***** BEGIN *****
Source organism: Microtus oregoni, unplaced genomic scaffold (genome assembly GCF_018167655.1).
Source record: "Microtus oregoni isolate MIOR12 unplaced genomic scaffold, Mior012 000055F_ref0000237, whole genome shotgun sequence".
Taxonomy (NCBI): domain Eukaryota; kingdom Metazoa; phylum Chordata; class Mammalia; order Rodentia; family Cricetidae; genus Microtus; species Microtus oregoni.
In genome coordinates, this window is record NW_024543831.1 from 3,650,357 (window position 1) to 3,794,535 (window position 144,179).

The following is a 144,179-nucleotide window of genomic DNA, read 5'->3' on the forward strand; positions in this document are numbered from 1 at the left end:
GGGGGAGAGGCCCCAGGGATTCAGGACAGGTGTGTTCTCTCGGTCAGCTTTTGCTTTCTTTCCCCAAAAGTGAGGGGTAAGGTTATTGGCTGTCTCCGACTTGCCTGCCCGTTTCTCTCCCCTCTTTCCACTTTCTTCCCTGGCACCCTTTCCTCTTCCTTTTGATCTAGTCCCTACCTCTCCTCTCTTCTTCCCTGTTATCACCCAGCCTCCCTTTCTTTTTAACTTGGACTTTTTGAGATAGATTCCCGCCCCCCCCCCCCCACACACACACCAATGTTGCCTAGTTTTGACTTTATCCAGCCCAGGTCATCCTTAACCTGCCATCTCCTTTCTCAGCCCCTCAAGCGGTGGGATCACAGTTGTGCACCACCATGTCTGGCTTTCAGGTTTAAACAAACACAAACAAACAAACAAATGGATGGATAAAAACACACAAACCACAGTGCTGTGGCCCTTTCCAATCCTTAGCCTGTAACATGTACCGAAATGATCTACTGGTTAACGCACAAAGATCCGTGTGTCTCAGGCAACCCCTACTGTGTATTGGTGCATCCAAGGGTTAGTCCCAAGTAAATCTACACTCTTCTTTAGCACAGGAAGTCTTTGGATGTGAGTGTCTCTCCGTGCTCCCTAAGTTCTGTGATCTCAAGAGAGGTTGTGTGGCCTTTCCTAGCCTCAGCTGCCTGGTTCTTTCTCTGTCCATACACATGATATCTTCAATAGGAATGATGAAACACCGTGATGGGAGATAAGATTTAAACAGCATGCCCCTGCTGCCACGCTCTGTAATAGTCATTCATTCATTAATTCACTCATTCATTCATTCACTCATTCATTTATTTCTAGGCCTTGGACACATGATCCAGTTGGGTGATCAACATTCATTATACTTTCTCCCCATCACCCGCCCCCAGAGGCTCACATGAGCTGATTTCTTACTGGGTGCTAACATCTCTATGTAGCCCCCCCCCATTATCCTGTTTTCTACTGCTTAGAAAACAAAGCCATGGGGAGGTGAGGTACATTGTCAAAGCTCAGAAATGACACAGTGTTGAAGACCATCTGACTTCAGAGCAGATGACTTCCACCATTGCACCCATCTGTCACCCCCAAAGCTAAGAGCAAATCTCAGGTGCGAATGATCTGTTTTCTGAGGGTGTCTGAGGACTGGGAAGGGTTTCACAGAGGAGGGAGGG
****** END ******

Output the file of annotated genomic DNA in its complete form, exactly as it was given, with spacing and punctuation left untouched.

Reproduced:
Source organism: Microtus oregoni, unplaced genomic scaffold (genome assembly GCF_018167655.1).
Source record: "Microtus oregoni isolate MIOR12 unplaced genomic scaffold, Mior012 000055F_ref0000237, whole genome shotgun sequence".
Taxonomy (NCBI): domain Eukaryota; kingdom Metazoa; phylum Chordata; class Mammalia; order Rodentia; family Cricetidae; genus Microtus; species Microtus oregoni.
In genome coordinates, this window is record NW_024543831.1 from 3,650,357 (window position 1) to 3,794,535 (window position 144,179).

The following is a 144,179-nucleotide window of genomic DNA, read 5'->3' on the forward strand; positions in this document are numbered from 1 at the left end:
GGGGGAGAGGCCCCAGGGATTCAGGACAGGTGTGTTCTCTCGGTCAGCTTTTGCTTTCTTTCCCCAAAAGTGAGGGGTAAGGTTATTGGCTGTCTCCGACTTGCCTGCCCGTTTCTCTCCCCTCTTTCCACTTTCTTCCCTGGCACCCTTTCCTCTTCCTTTTGATCTAGTCCCTACCTCTCCTCTCTTCTTCCCTGTTATCACCCAGCCTCCCTTTCTTTTTAACTTGGACTTTTTGAGATAGATTCCCGCCCCCCCCCCCCCACACACACACCAATGTTGCCTAGTTTTGACTTTATCCAGCCCAGGTCATCCTTAACCTGCCATCTCCTTTCTCAGCCCCTCAAGCGGTGGGATCACAGTTGTGCACCACCATGTCTGGCTTTCAGGTTTAAACAAACACAAACAAACAAACAAATGGATGGATAAAAACACACAAACCACAGTGCTGTGGCCCTTTCCAATCCTTAGCCTGTAACATGTACCGAAATGATCTACTGGTTAACGCACAAAGATCCGTGTGTCTCAGGCAACCCCTACTGTGTATTGGTGCATCCAAGGGTTAGTCCCAAGTAAATCTACACTCTTCTTTAGCACAGGAAGTCTTTGGATGTGAGTGTCTCTCCGTGCTCCCTAAGTTCTGTGATCTCAAGAGAGGTTGTGTGGCCTTTCCTAGCCTCAGCTGCCTGGTTCTTTCTCTGTCCATACACATGATATCTTCAATAGGAATGATGAAACACCGTGATGGGAGATAAGATTTAAACAGCATGCCCCTGCTGCCACGCTCTGTAATAGTCATTCATTCATTAATTCACTCATTCATTCATTCACTCATTCATTTATTTCTAGGCCTTGGACACATGATCCAGTTGGGTGATCAACATTCATTATACTTTCTCCCCATCACCCGCCCCCAGAGGCTCACATGAGCTGATTTCTTACTGGGTGCTAACATCTCTATGTAGCCCCCCCCCATTATCCTGTTTTCTACTGCTTAGAAAACAAAGCCATGGGGAGGTGAGGTACATTGTCAAAGCTCAGAAATGACACAGTGTTGAAGACCATCTGACTTCAGAGCAGATGACTTCCACCATTGCACCCATCTGTCACCCCCAAAGCTAAGAGCAAATCTCAGGTGCGAATGATCTGTTTTCTGAGGGTGTCTGAGGACTGGGAAGGGTTTCACAGAGGAGGGAGGG